Choosing the most beautiful villages in Portugal is no easy task. After all, there are many to choose from. However, they are pieces of our country’s history and to visit them is to make an actual return to the past. From time to time, it feels good to remember our origins, to recall the habits and traditions of our ancestors, and to think that we are really at home.
The villages of Portugal keep in themselves the essence of what the Portuguese are as a people. From North to South of Portugal, it is in the villages that we still feel and experience the most genuine part of ourselves. It is in the Portuguese villages that still resist the true Portuguese spirit. And that is why we can not abandon them.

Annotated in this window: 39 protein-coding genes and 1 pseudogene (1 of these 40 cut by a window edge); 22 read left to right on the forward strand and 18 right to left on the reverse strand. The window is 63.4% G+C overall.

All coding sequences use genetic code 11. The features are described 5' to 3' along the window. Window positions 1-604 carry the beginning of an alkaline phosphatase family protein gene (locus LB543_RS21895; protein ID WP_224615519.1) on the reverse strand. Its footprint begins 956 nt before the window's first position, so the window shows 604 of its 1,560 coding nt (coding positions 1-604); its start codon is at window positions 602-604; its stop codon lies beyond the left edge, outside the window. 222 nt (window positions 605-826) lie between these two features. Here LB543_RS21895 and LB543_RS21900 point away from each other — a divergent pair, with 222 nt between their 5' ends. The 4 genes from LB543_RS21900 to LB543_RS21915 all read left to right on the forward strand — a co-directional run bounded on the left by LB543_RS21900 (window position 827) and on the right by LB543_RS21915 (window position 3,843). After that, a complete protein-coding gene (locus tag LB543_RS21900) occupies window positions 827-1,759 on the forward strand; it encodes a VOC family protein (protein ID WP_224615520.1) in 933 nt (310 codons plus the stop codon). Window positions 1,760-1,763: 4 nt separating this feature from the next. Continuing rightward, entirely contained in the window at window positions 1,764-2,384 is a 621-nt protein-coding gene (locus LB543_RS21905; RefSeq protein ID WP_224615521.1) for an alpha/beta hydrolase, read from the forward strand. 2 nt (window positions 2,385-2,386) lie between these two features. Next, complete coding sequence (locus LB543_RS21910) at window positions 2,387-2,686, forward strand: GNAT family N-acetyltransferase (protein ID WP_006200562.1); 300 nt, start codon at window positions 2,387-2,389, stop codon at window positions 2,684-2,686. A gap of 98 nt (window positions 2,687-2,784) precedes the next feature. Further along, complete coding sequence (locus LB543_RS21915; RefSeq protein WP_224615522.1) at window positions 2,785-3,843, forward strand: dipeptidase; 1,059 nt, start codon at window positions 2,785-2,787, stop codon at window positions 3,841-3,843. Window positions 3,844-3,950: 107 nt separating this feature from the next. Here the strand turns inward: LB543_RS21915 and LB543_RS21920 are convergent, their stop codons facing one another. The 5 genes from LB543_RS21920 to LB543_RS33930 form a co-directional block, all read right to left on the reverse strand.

To make this list, we chose the best preserved, most authentic, and genuine villages. Discover some of the most beautiful villages in Portugal! And be amazed! 🙂
1. Castelo Novo
The landscape in shades of green and gray of the Serra da Gardunha welcomes us to Castelo Novo, a village wrapped in an aura of mysticism. And it is not by chance: Moors and Templars passed through here, leaving traces that can still be appreciated today.
The village structure, typically medieval, is characterized by architectural elements of Manueline and Baroque styles. Highlights include the Largo do Pelourinho (and the Pelourinho itself), the Town Hall, the jail, and the fountain. The Largo da Bica also deserves some time to be appreciated.
They call it the “most Portuguese village in Portugal”. Whether it’s a reality or just a tourist slogan, the truth is that the beautiful village of Monsanto is well worth visiting. In recent years it has attracted more and more national and foreign tourists, not by chance.